1. Groups with different composition can have different views
    Second, the scope of the two surveys was different. TAPRI’s sample was restricted to voters. The ER sample was drawn from all adults aged 18 plus. This distinction matters.

At the 2016 census there were 18,193,865 people aged 18 plus. Of these 3,505,896 or 19.27 per cent were non-citizens and therefore not voters. If we are measuring the attitudes of Australians, attitudes which may influence elections, samples where close to one fifth of respondents are non-voters will be unreliable.

The 2016 census is five years old, but there is no reason to believe that this proportion of non-citizens has shrunk. Indeed, given the high levels of NOM from 2016 to 2019 it may well have increased, despite the exodus of many temporary migrants post-Covid.

This can be especially relevant where survey questions about immigration are concerned. Many non-citizens are anxious to acquire citizenship and thus would look favourably on the idea of a larger intake. This is especially likely for those still in Australia on temporary visas, many of whom would want to achieve permanent residency as a first step. In September 2021 there were 1,643,037 people in Australia on temporary visas of one kind or another. People keen to obtain permanent visas would be only too happy to give a big ‘yes’ to high immigration.

  1. Weighting should correct for differences between the sample and general population
    Third, the ER note on method explains that their data are weighted for age, gender, location and party ID, but makes no mention of weighting for education, that is weighting for graduate/non-graduate status.

This also matters. For example, graduates are more likely to respond to surveys than are non-graduates and, if these two groups have different views, an unweighted survey will over-represent the views of graduates. Typically, graduates are rather more likely to vote Labor or Greens than are non-graduates, and they also tend to have different views on topics such as immigration. TAPRI has found them to be more likely to favour higher numbers than non-graduates. In the 2021 survey 27% of graduates favoured a return to a NOM of 240,000 a year as opposed to only 16% of non-graduates.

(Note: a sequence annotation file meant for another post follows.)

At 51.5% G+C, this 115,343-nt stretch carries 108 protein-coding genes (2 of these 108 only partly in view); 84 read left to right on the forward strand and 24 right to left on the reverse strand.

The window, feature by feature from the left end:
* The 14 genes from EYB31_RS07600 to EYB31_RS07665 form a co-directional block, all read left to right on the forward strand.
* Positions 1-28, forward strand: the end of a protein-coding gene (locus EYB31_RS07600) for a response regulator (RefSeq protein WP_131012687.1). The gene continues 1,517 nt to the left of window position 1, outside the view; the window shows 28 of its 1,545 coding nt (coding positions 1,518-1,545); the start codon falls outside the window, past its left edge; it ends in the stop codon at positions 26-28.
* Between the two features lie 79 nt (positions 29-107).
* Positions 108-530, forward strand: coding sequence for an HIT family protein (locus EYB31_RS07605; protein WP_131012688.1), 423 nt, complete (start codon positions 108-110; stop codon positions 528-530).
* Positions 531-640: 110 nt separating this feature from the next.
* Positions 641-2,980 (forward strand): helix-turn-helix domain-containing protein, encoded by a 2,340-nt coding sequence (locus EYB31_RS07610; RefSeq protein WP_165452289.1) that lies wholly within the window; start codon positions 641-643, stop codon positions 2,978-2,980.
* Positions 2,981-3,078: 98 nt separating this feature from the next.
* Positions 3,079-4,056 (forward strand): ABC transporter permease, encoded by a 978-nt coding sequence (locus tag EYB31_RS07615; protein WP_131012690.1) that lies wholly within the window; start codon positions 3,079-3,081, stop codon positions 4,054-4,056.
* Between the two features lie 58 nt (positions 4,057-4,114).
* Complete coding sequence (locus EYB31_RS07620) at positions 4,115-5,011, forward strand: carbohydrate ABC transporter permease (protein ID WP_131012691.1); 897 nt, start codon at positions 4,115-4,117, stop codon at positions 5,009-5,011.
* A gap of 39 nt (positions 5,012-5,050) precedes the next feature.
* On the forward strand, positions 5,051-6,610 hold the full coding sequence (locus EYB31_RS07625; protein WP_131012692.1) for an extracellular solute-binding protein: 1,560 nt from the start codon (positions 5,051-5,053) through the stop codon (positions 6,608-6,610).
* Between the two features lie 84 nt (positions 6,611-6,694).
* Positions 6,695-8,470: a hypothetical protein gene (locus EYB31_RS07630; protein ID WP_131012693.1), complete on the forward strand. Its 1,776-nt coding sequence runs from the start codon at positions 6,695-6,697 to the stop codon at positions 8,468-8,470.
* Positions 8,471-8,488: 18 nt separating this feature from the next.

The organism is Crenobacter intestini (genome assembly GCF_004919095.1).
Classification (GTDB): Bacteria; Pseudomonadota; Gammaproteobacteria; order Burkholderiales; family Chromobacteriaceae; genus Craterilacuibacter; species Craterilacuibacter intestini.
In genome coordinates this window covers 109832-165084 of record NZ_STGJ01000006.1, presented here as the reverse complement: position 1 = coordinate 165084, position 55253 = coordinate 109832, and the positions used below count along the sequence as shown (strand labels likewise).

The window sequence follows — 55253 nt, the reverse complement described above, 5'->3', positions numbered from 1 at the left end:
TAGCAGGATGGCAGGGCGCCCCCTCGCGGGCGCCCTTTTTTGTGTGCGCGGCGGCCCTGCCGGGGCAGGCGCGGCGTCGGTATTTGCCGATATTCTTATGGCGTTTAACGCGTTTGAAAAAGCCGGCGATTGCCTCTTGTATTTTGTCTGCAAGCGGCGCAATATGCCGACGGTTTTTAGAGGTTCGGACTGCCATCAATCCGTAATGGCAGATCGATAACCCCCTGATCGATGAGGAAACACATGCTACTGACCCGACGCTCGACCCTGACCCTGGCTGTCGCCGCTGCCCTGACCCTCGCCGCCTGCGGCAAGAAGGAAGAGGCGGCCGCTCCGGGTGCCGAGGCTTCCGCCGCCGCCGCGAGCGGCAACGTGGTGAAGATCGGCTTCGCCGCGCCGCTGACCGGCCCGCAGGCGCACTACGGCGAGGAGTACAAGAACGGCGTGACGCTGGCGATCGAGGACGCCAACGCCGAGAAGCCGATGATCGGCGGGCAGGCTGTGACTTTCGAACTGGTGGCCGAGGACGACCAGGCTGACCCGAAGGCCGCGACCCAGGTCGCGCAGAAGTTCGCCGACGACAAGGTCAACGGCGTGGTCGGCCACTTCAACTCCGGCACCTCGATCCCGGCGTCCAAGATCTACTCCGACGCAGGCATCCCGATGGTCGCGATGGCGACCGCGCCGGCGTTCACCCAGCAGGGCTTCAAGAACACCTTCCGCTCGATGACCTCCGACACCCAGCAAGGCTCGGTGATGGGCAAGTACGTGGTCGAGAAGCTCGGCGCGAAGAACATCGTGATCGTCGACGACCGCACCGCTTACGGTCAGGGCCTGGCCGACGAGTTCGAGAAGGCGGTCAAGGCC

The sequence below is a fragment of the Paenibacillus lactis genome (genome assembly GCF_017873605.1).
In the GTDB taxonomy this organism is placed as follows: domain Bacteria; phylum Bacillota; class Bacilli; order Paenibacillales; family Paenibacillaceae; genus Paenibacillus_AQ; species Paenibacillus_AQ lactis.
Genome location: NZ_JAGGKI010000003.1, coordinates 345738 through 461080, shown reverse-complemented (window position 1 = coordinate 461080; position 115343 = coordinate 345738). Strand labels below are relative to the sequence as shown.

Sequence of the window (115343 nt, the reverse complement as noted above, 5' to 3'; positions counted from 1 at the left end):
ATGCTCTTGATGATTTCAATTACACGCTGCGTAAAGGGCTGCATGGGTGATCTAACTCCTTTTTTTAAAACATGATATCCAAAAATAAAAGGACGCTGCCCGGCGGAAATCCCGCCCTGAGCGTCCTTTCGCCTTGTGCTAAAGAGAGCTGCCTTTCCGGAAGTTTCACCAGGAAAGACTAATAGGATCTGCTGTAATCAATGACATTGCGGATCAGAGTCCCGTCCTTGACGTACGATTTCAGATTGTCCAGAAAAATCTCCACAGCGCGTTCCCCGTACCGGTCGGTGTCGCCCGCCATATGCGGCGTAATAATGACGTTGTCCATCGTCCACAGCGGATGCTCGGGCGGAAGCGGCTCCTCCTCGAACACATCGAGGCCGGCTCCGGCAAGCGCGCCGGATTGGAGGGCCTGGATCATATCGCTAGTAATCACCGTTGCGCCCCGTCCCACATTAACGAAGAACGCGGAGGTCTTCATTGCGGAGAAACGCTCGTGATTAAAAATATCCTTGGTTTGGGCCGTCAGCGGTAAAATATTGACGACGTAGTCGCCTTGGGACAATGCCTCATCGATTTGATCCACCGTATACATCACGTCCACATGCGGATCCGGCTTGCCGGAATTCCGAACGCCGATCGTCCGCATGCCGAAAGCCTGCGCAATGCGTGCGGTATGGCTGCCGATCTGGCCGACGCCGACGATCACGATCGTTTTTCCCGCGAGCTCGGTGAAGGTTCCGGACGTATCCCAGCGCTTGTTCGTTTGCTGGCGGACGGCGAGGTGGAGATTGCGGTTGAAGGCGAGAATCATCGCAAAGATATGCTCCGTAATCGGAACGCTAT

Their different values combined with their stronger propensity to answer surveys were a key reason for the failure of polls to predict the outcome of the 2019 election.

An inquiry into this failure found that failing to weight for education was a big part of the problem. The report’s authors advised all pollsters to do so in future. There is little evidence that they have been taking this advice.

For example, on 27 September 2021 The Australian published a combined set of data from all of the Newspolls taken from July to September 2021. While Newspoll’s samples appear to be restricted to voters, the combined data show that, of the pooled sample of 6705 respondents, 2741 or 40.9 per cent were graduates.

At the 2016 census 22.8 per cent of voters were graduates. True, this proportion has probably increased in the five years to 2021. TAPRI’s weightings for graduate status were adjusted (using ABS survey data) to account for this increase. We arrived at an overall figure for the proportion of voters who were graduates in 2021 of 28.5 per cent. Even if this figure is out by one or two percentage points it is a long way short of 40.9 per cent.

If Newspoll is still oversampling graduates other polls are likely to still be making the same mistake.

The value of surveys depends on whether they represent the population of interest and whether they capture respondents’ real views. Questions should not be ambiguous and should provide essential facts that give a context to the question. On several grounds the TAPRI survey seems more likely to represent the views of Australian voters on their preferences for future levels of immigration than does the Essential Research survey.

First, the wording and presentation of the two questions were different. ER asked about the past but provided no background information, while TAPRI asked about preferences for the near future and made sure that respondents had relevant information.

Second, nearly one in five of the ER sample would have been non-voters while all of the TAPRI sample were voters.

And third, unlike the TAPRI data, the ER data do not appear to have been weighted for graduate/non-graduate status.

Dr Katharine Betts is deputy head of The Australian Population Research Institute and a patron of Sustainable Population Australia.